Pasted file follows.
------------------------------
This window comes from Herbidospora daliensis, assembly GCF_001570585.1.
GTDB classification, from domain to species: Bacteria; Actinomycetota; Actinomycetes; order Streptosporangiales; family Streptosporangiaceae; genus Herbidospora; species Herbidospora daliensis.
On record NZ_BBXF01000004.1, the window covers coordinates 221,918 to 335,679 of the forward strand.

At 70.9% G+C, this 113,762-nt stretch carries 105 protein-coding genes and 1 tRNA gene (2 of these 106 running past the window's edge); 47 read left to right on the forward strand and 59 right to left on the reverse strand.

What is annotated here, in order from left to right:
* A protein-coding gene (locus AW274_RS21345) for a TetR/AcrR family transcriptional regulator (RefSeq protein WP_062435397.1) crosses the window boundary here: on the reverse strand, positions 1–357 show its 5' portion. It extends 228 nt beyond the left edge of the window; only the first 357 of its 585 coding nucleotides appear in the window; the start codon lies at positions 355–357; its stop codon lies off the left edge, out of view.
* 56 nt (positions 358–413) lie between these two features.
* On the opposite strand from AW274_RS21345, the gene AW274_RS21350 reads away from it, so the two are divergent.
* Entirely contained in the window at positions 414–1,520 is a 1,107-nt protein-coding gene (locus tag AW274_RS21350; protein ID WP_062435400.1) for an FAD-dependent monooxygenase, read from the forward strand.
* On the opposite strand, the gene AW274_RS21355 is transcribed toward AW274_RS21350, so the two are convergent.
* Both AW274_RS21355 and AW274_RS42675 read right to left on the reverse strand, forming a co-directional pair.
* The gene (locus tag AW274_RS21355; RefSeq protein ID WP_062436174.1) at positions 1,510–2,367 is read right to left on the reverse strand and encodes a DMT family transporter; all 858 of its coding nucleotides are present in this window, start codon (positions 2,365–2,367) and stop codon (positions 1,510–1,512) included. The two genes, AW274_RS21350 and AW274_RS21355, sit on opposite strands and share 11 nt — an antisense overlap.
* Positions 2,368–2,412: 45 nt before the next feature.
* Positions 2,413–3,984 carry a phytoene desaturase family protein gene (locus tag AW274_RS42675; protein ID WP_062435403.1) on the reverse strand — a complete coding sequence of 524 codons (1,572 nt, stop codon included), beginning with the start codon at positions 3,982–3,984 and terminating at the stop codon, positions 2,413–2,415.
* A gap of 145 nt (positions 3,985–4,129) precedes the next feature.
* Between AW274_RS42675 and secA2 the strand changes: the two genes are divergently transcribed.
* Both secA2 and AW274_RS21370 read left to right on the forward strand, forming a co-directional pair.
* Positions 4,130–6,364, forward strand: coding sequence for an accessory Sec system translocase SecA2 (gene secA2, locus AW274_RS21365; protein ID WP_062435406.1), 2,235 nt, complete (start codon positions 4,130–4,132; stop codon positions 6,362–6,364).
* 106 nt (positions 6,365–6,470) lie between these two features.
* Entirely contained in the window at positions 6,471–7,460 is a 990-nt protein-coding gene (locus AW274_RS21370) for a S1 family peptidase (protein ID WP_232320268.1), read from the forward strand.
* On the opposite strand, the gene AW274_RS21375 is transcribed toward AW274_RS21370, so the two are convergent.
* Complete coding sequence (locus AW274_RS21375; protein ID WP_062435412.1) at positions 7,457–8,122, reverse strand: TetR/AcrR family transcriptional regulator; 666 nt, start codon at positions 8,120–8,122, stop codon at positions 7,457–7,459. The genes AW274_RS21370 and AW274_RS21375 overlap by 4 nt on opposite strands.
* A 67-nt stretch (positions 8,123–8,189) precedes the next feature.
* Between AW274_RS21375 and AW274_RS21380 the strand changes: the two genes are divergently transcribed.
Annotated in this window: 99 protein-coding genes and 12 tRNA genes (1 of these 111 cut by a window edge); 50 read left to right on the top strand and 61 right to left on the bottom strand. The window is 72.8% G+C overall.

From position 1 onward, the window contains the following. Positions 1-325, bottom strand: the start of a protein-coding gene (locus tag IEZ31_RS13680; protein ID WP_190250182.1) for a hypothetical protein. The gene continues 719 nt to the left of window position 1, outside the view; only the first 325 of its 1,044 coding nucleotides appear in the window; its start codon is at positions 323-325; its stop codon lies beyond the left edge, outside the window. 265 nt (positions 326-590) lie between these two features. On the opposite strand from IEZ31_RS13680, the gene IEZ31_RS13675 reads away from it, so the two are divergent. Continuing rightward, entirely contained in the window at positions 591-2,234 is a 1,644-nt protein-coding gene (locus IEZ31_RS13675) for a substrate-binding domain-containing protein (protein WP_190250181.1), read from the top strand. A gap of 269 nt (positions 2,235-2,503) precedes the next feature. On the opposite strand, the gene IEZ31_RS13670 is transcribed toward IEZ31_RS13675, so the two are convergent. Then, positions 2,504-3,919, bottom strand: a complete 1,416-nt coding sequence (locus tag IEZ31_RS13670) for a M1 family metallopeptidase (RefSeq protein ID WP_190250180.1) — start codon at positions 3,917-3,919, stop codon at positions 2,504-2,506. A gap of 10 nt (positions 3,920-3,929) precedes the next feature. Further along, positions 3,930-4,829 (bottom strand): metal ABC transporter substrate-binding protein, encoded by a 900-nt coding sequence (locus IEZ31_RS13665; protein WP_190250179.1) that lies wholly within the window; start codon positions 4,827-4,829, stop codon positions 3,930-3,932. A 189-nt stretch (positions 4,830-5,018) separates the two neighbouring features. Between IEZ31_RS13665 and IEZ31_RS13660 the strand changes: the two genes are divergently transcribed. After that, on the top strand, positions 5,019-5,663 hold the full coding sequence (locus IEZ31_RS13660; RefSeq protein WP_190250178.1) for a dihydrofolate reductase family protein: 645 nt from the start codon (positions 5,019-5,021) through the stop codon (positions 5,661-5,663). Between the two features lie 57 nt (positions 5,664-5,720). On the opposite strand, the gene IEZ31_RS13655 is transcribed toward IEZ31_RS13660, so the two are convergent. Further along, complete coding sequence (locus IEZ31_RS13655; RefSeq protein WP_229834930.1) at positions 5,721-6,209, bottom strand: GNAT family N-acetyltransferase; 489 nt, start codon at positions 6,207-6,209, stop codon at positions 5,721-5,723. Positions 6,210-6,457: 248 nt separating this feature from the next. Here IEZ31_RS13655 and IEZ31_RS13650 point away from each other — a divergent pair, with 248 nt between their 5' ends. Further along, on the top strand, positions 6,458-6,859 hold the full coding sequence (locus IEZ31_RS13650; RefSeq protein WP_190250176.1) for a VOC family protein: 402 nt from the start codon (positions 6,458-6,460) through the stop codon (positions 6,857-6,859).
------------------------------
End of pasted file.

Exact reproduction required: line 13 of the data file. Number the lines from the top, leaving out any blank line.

* Positions 2,368–2,412: 45 nt before the next feature.